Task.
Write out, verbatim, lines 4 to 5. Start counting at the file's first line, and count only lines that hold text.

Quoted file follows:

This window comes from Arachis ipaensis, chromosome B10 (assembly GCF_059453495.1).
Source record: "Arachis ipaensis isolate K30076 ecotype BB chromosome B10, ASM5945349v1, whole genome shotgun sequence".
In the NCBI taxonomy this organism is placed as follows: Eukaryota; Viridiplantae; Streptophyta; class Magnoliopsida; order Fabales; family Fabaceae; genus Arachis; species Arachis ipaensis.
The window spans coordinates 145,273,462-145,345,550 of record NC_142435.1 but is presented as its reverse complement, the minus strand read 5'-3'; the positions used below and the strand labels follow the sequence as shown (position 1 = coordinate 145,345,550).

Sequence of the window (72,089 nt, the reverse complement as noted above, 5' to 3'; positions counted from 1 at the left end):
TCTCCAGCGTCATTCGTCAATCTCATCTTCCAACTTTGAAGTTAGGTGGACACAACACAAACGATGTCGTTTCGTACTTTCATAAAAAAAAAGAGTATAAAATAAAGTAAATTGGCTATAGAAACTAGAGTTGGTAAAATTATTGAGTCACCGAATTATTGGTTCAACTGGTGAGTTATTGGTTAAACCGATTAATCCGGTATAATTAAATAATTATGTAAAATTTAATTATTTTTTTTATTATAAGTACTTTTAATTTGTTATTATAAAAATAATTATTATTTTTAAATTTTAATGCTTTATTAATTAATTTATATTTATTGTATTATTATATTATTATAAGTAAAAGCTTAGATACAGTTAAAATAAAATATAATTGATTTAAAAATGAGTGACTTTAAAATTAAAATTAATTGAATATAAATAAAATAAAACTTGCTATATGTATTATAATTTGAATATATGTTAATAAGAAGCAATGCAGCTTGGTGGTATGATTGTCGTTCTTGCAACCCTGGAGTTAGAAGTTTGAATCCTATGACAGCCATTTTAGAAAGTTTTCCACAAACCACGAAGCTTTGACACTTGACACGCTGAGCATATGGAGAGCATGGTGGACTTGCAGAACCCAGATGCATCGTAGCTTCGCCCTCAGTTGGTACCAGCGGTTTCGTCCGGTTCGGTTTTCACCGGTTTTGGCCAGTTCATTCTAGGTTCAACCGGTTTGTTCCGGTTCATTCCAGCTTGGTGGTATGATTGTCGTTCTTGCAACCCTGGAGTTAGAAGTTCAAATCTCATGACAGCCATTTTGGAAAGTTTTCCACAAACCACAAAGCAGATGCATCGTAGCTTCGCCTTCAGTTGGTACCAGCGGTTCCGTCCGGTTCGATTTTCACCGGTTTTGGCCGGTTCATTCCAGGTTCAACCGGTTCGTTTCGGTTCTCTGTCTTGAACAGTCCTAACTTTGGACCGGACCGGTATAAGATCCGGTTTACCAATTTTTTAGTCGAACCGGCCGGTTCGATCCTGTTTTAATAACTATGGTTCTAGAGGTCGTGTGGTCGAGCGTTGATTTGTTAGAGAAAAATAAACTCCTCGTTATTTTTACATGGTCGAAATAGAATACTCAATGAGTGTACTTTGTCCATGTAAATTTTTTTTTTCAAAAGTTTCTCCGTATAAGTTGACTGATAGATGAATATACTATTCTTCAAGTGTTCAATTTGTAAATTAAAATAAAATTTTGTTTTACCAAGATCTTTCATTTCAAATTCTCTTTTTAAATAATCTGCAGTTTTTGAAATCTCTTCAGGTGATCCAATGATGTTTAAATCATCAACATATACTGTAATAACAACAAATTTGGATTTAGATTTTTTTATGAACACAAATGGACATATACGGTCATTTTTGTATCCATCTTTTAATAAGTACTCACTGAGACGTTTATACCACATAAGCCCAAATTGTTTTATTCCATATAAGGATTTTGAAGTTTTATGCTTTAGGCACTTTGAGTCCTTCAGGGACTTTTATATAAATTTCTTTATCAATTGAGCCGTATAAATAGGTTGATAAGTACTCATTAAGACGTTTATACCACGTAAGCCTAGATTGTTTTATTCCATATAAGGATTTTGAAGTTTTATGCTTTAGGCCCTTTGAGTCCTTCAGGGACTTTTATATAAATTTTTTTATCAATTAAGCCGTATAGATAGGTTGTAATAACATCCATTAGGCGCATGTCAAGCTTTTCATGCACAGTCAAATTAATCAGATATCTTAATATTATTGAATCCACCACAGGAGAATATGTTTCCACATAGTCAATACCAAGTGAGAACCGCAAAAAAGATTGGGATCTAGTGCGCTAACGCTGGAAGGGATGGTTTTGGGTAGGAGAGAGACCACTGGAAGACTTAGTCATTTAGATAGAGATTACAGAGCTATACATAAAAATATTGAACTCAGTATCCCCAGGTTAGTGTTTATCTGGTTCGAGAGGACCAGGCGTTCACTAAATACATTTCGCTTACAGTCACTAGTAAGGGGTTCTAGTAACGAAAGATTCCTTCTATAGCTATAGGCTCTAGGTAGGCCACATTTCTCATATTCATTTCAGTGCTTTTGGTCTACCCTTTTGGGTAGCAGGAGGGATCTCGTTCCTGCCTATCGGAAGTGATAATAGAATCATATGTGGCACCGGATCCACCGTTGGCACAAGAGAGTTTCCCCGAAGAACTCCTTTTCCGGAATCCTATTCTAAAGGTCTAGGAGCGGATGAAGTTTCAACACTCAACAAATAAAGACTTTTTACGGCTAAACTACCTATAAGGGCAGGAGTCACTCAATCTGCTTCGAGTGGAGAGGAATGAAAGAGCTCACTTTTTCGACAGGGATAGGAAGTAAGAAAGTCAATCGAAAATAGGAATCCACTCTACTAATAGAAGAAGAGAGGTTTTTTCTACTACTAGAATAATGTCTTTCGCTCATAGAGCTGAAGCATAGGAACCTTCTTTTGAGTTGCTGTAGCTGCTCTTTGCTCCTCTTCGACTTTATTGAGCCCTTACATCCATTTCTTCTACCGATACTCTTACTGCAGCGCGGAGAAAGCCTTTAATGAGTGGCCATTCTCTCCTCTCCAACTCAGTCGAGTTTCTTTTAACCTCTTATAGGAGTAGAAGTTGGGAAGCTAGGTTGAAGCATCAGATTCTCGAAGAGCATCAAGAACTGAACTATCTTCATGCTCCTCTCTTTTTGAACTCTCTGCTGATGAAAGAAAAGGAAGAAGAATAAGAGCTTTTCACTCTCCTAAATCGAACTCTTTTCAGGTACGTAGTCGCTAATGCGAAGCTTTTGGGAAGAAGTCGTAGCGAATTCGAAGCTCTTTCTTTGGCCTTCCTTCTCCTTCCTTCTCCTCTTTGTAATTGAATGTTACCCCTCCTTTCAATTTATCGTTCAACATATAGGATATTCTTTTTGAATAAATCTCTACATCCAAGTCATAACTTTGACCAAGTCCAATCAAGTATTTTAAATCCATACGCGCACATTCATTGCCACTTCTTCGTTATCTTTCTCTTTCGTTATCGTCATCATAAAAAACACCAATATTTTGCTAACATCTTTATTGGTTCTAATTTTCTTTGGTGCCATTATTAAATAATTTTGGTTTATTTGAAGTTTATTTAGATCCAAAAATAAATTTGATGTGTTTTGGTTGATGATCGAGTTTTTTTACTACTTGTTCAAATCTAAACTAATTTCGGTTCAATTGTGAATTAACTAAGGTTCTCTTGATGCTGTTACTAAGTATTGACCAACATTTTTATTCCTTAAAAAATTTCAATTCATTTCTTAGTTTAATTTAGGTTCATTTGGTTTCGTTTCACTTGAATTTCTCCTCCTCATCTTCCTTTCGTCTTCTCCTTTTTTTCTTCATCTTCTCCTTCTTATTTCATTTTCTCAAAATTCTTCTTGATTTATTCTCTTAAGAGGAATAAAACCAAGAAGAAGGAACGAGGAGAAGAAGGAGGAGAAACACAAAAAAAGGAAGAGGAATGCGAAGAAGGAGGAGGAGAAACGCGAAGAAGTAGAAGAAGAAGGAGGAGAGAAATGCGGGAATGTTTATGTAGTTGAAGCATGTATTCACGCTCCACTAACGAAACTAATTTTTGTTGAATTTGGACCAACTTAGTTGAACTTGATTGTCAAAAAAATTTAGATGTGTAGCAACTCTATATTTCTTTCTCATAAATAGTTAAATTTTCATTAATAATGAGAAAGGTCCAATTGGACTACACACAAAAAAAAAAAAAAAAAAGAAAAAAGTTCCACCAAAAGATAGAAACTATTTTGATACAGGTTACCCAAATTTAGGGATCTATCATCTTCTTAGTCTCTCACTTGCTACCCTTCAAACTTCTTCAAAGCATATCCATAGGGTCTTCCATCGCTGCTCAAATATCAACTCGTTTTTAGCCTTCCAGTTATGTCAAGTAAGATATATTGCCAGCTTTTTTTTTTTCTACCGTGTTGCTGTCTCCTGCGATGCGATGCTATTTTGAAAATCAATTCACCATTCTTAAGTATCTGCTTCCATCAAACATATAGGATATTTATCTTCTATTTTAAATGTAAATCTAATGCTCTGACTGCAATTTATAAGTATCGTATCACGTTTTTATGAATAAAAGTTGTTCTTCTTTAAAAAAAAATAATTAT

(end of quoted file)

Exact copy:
The window spans coordinates 145,273,462-145,345,550 of record NC_142435.1 but is presented as its reverse complement, the minus strand read 5'-3'; the positions used below and the strand labels follow the sequence as shown (position 1 = coordinate 145,345,550).

Sequence of the window (72,089 nt, the reverse complement as noted above, 5' to 3'; positions counted from 1 at the left end):